William Brewster

Notes from William Brewster: Puzzling out Bird Sounds

This post is part of a series on the collection of ornithologist William Brewster (1851-1919) at the Ernst Mayr Library, written by Elizabeth Meyer, library project assistant.

“The conditions which govern the singing of birds are a constant puzzle to me,” Brewster wrote in his journal after decades of ornithological study. [1] We have some solid information now about how and why birds make certain sounds [2], but Brewster didn’t know the difference between songs and calls; that sounds can serve to attract mates and

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Notes from William Brewster: The Evolving Field of Zoology

This post is also published on the Biodiversity Heritage Library blog.

As a part of the Field Notes Project, the Ernst Mayr Library is digitizing the journals, correspondences and photographs of William Brewster (1851-1919), a self-trained ornithologist and specimen curator at Harvard’s Museum of Comparative Zoology (MCZ), the first president of the

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Notes from William Brewster: "The Development of an Ornithologist"

This post is part of a series on the collection of ornithologist William Brewster (1851-1919) at the Ernst Mayr Library, written by Elizabeth Meyer, library project assistant.

In 1890, Wiliam Brewster (age 39) wrote a letter of encouragement to a younger ornithologist, Frank Michler Chapman. Both ornithologists suffered from chronic pain, and Brewster suspected that Chapman was afraid of losing enthusiasm for his work. Brewster’s gesture opened up a closer personal friendship with Chapman, who was then 26 and working at the American

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Notes from William Brewster: Trials in Wildlife Photography

This post is part of a series on the collection of ornithologist William Brewster (1851-1919) at the Ernst Mayr Library, written by Elizabeth Meyer, Library Project Assistant.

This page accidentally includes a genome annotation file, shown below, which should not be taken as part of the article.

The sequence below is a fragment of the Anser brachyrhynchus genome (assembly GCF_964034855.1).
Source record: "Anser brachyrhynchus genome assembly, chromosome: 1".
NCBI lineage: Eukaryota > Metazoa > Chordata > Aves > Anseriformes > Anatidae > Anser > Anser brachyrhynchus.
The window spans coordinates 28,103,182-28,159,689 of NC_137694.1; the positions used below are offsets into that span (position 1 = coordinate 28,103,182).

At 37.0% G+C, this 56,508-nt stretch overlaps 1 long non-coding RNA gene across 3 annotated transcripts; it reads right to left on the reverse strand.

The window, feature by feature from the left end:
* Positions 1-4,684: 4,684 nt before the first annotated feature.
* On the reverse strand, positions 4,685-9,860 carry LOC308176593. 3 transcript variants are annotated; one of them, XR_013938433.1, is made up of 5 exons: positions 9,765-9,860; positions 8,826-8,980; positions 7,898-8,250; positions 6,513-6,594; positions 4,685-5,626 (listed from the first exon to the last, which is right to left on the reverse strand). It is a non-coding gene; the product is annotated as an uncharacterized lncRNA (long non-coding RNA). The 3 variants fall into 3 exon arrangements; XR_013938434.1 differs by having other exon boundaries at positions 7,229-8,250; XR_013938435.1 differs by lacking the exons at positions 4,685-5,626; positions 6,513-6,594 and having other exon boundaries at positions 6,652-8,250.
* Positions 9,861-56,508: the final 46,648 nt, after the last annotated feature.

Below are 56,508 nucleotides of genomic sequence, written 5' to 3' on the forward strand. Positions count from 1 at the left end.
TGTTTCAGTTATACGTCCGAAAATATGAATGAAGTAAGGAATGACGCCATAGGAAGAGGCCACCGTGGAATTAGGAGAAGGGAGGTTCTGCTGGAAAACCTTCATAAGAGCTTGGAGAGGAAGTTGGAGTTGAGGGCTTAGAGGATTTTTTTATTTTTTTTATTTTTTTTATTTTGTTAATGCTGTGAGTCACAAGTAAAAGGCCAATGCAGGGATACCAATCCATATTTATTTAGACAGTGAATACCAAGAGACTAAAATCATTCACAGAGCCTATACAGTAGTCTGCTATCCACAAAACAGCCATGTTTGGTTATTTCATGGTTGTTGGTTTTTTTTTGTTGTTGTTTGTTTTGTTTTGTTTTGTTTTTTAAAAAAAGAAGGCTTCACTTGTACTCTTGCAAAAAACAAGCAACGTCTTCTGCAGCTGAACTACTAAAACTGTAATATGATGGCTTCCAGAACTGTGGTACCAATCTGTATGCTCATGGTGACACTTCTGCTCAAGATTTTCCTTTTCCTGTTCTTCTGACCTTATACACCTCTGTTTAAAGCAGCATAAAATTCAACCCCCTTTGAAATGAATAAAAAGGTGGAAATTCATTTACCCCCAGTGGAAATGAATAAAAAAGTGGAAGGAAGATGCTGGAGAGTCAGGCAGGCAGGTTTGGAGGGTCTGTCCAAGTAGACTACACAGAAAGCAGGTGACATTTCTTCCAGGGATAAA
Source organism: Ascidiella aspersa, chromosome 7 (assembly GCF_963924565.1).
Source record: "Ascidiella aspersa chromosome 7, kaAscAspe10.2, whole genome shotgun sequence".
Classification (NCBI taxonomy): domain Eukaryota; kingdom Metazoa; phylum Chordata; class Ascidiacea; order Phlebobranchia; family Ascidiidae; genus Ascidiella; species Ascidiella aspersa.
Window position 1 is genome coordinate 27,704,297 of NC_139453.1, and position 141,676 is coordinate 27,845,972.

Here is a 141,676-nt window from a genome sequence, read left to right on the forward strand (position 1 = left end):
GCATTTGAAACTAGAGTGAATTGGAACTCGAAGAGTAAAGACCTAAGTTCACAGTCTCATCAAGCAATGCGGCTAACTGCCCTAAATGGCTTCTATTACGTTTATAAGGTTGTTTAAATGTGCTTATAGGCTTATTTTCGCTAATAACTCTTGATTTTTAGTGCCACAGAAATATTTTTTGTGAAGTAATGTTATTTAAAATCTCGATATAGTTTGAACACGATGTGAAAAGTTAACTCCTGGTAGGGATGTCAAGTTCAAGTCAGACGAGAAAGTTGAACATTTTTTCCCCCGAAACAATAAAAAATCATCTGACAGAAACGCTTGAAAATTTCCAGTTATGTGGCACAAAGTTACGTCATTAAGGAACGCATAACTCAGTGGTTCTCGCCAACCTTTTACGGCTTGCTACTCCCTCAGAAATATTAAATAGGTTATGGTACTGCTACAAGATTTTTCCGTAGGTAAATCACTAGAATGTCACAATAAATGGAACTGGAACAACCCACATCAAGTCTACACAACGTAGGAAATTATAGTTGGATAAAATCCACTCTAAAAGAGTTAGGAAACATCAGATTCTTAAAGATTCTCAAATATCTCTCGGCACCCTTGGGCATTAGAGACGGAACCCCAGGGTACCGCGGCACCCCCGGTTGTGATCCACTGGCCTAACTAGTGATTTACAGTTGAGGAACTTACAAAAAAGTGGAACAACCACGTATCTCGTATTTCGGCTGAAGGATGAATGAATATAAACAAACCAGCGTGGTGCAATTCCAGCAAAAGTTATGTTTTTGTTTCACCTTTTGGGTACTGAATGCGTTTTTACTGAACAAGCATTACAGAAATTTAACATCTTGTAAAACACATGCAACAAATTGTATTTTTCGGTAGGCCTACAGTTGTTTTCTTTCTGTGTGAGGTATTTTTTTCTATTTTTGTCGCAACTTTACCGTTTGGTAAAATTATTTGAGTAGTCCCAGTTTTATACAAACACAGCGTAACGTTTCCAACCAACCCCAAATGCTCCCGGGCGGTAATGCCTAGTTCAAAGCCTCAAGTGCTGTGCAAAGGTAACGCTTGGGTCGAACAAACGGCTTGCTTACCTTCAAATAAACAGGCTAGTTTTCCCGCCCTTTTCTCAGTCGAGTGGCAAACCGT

In the mid-1890s, Brewster’s journals increasingly reference using new methods of data collection. Though he continued to collect specimens on a smaller scale, with focus shifted from birds to their nests and eggs, his journals show that he began to use his gun more for securing dinner than for data collection. He started to bring field glasses (binoculars) and a boxy Kodak camera on his excursions.

Setting up photographs in the field was challenging. Sometimes a bit of prep work helped, such as thinning the foliage in backcountry areas: “I spent the day ashore taking a walk through the wood road in the forenoon with camera & hatchet selecting & cutting out spots for photographing later.” (Sunshine, Deer Island, Maine. June 26, 1896.)

Opportunistic shots of live animals were even trickier, but once in a while he managed to get some good shots. 

Porcupine

Sepia-toned photo of a porcupine on a tree branch.

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Notes from William Brewster: Summer Thrushes

This post is part of a series on the collection of ornithologist William Brewster (1851-1919) at the Ernst Mayr Library, written by Elizabeth Meyer, library project assistant.

William Brewster’s summertime journals are filled with birdsong: he noted which species were singing, when, and, to the best of his ability, what those songs sounded like. This left us some beautiful nature writing that also provides some insight on the scientist's emotional connection to his work and study sites. Here are two passages

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Digging into the personal writings of a 19th century ornithologist

This post is part of a series on the collection of ornithologist William Brewster (1851-1919) at the Ernst Mayr Library, written by Elizabeth Meyer, Library Project Assistant. It is also published on the Biodiversity Heritage Library blog.

Tuesday, June 12, 1866 
A.M. pleasant P.M. cloudy. Studied part of P.M. Went to circus in evening & saw a

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